Home Health The doctors thought I was pregnant despite my husband’s vasectomy; It turned out to be one of the rarest female cancers in history.

The doctors thought I was pregnant despite my husband’s vasectomy; It turned out to be one of the rarest female cancers in history.

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Courtney Snalium was 23 years old when doctors mistook her extremely rare cancer (placental site trophoblastic tumor) for pregnancy.

A mother of three warned how her rare uterine cancer was mistaken for pregnancy, despite her husband’s vasectomy months earlier.

In 2009, 23-year-old Courtney Snalium of Texas was waiting at an urgent care center for a case of bronchitis when she fainted.

Even though her husband had just had a vasectomy the year before, the doctors insisted on ordering a pregnancy test, saying it was standard procedure at the hospital. Surprisingly, it turned out positive.

However, Ms. Snalium’s levels of HCG (human chorionic gonadotropin), which is produced by the placenta during pregnancy to thicken the uterine wall, were low for a pregnant woman: about 20 times lower than they should have been. been.

While she and the doctors were confused for months, the theology student eventually underwent additional testing and was eventually diagnosed with placental site trophoblastic tumor (PSTT), a disease so rare that only 300 cases have been recorded in the medical literature. .

Courtney Snalium was 23 years old when doctors mistook her extremely rare cancer (placental site trophoblastic tumor) for pregnancy.

After her positive pregnancy test, doctors suggested that Ms. Snalium, now 39, have additional blood tests to make sure her HCG levels were rising normally, but she decided against it.

“I’ve already had three perfect pregnancies and I thought this one would probably be fine too,” Snalium said in a TikTok video.

However, an OB/GYN urged her to have more tests, and a week later, Mrs. Snalium’s HCG was 12 (unchanged from her first test) even though it normally doubles every two days during pregnancy.

“The doctor says: “I asked my colleagues. “None of us know what this could be, but one thing we know for sure is that you don’t actually have a viable pregnancy,” he said.

“We scheduled an ultrasound and nothing showed up on the ultrasound.”

Thinking the pregnancy was not viable, doctors performed a dilation and curettage (D&C), a procedure that removes tissue from the uterus. It can be used in cases of spontaneous abortion or to terminate a pregnancy within the first trimester.

Three months after her positive pregnancy test, the results of her D&C led Ms. Snalium to finally be diagnosed with trophoblastic tumor of the placental site (TTSP), which forms from leftover cells that bind the placenta to the uterine wall during pregnancy.

Because leftover cells form from the placenta, small amounts of the pregnancy hormone HCG are released, which appears as a positive pregnancy test.

Despite her positive pregnancy test, levels of the pregnancy hormone HCG did not increase normally, Snalium said. Their levels were 20 times lower than they should have been.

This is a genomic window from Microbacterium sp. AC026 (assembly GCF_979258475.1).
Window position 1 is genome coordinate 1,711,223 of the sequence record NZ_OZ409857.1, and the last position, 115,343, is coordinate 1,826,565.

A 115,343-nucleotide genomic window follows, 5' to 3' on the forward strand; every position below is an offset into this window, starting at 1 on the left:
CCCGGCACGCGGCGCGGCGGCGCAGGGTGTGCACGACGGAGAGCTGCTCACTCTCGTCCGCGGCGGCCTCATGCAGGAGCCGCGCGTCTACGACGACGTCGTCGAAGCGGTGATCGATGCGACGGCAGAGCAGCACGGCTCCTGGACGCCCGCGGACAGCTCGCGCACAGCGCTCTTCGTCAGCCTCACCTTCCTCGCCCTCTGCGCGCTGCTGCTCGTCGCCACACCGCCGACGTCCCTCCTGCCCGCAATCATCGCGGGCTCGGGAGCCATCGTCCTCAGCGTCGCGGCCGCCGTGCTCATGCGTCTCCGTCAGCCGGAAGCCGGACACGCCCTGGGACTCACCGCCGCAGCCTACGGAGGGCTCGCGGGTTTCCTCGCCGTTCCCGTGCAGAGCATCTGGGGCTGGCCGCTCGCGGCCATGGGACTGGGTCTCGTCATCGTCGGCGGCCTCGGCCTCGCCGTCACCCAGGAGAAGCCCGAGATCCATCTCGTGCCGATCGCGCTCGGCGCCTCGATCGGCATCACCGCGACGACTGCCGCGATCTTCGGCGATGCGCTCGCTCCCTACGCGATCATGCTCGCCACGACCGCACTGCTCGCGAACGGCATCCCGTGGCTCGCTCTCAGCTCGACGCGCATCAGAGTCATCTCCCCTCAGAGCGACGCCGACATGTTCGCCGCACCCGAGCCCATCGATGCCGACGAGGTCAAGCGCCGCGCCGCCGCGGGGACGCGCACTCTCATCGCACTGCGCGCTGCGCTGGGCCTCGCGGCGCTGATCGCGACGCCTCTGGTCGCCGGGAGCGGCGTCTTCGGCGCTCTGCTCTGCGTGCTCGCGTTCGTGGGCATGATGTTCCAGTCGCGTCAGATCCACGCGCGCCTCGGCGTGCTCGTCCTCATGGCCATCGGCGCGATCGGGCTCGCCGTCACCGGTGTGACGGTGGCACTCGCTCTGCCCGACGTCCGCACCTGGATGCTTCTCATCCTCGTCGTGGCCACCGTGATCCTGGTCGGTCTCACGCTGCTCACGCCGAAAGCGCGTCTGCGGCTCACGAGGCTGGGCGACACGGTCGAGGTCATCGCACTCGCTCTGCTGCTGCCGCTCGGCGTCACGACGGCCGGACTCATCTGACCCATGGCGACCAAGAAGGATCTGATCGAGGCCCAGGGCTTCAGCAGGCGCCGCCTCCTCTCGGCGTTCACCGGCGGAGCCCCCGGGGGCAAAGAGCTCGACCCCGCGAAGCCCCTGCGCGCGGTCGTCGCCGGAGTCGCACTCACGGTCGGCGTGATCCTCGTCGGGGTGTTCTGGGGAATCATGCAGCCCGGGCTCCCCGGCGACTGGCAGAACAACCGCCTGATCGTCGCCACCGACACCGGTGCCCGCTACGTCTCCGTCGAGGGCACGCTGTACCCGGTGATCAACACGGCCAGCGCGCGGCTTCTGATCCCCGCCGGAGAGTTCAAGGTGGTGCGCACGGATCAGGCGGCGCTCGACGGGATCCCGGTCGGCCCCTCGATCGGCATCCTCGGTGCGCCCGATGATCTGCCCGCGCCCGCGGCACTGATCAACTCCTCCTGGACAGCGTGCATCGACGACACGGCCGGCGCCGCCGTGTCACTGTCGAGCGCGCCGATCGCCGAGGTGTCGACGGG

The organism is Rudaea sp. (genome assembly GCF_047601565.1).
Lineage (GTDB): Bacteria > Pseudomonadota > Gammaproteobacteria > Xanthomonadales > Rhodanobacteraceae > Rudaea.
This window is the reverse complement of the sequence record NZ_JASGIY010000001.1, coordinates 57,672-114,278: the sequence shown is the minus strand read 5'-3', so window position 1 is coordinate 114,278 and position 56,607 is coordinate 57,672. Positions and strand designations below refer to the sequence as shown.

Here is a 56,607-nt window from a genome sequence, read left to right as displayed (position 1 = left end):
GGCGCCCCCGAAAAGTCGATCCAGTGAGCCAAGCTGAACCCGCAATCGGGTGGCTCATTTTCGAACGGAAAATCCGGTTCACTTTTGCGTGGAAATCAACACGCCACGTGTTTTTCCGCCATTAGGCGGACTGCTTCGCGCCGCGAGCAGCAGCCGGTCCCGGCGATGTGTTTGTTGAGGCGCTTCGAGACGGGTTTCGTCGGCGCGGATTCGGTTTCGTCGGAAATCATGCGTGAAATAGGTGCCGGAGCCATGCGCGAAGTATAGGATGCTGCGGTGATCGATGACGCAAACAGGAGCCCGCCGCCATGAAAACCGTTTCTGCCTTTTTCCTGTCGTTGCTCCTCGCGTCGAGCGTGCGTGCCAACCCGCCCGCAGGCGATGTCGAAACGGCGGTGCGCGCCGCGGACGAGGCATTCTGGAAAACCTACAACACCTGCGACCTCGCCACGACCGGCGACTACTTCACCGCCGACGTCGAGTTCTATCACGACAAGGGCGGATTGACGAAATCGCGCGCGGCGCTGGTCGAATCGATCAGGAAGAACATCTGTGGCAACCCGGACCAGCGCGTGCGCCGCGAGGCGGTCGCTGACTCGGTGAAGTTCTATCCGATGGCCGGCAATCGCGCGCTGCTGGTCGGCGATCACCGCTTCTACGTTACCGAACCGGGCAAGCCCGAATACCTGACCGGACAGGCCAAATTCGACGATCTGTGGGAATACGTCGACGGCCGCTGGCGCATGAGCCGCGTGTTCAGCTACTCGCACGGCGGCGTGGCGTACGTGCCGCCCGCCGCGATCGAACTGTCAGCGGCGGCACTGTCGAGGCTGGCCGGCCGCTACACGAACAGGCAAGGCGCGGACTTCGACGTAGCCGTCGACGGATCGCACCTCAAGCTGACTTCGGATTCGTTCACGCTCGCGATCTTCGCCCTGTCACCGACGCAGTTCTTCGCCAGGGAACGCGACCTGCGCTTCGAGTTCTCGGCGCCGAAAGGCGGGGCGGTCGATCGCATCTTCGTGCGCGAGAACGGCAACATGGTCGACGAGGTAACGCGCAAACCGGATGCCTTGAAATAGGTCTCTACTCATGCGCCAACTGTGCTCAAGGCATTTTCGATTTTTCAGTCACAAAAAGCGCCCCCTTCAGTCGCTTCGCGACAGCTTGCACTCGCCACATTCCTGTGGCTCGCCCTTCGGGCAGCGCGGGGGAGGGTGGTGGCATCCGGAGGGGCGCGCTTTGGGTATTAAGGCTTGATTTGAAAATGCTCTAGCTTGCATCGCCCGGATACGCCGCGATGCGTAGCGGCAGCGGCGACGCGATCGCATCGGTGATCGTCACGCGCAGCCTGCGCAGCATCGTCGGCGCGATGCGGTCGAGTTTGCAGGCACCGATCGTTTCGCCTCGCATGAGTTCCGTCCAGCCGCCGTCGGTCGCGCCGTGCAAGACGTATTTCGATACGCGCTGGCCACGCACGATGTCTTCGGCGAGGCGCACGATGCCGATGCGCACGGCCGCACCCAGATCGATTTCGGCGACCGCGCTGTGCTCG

Despite her positive pregnancy test, levels of the pregnancy hormone HCG did not increase normally, Snalium said. Their levels were 20 times lower than they should have been.

Doctors were able to treat her cancer by performing a hysterectomy, in which the uterus and often the cervix are removed. Some 15 years later, Mrs. Snalium is cancer-free

Doctors were able to treat her cancer by performing a hysterectomy, in which the uterus and often the cervix are removed. Some 15 years later, Mrs. Snalium is cancer-free

She said: “I had one of the rarest female cancers there is.”

“What makes these tumors unique is that they do not respond to chemotherapy. Most cancers are rapidly dividing cells, and chemotherapy attacks rapidly dividing cells.

“But this one grows very slowly, so the prognosis depends entirely on when they detect it.”

If PSTT is caught before it spreads, it can be successfully cured with a hysterectomy, a surgery that removes a woman’s uterus and cervix.

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However, if the cancer spreads (this form usually reaches the lungs) “the prognosis is very poor,” Ms. Snalium said.

Experts estimate that cancer spreads in about 30 percent of cases and tumors can be found between one and 14 years after pregnancy.

Cancer can also spread to the liver, lymph nodes, and brain.

There is no confirmed survival rate for the cancer because it is so rare, but doctors estimate it can range from 30 percent if it has spread throughout the body to up to 90 percent if it has remained localized.

Doctors estimated that Snalium’s tumor had been growing for about 18 months and, in another six months, it would likely have spread.

“I had no symptoms,” he said. “A little spotting (vaginal bleeding), but nothing that would have been cause for concern.”

Typical symptoms of PSTT include abnormal vaginal bleeding or amenorrhea, missed periods.

‘It was a surprising discovery that only happened because I had a case of bronchitis that was so bad it made me faint. “There was no relationship,” Ms. Snalium added.

Doctors performed a hysterectomy and checked Ms. Snalium’s blood periodically for elevated levels of HCG or other abnormalities.

Fifteen years later, she is still cancer-free, adding, “I love making fun of my husband by telling him he had a vasectomy for nothing.”

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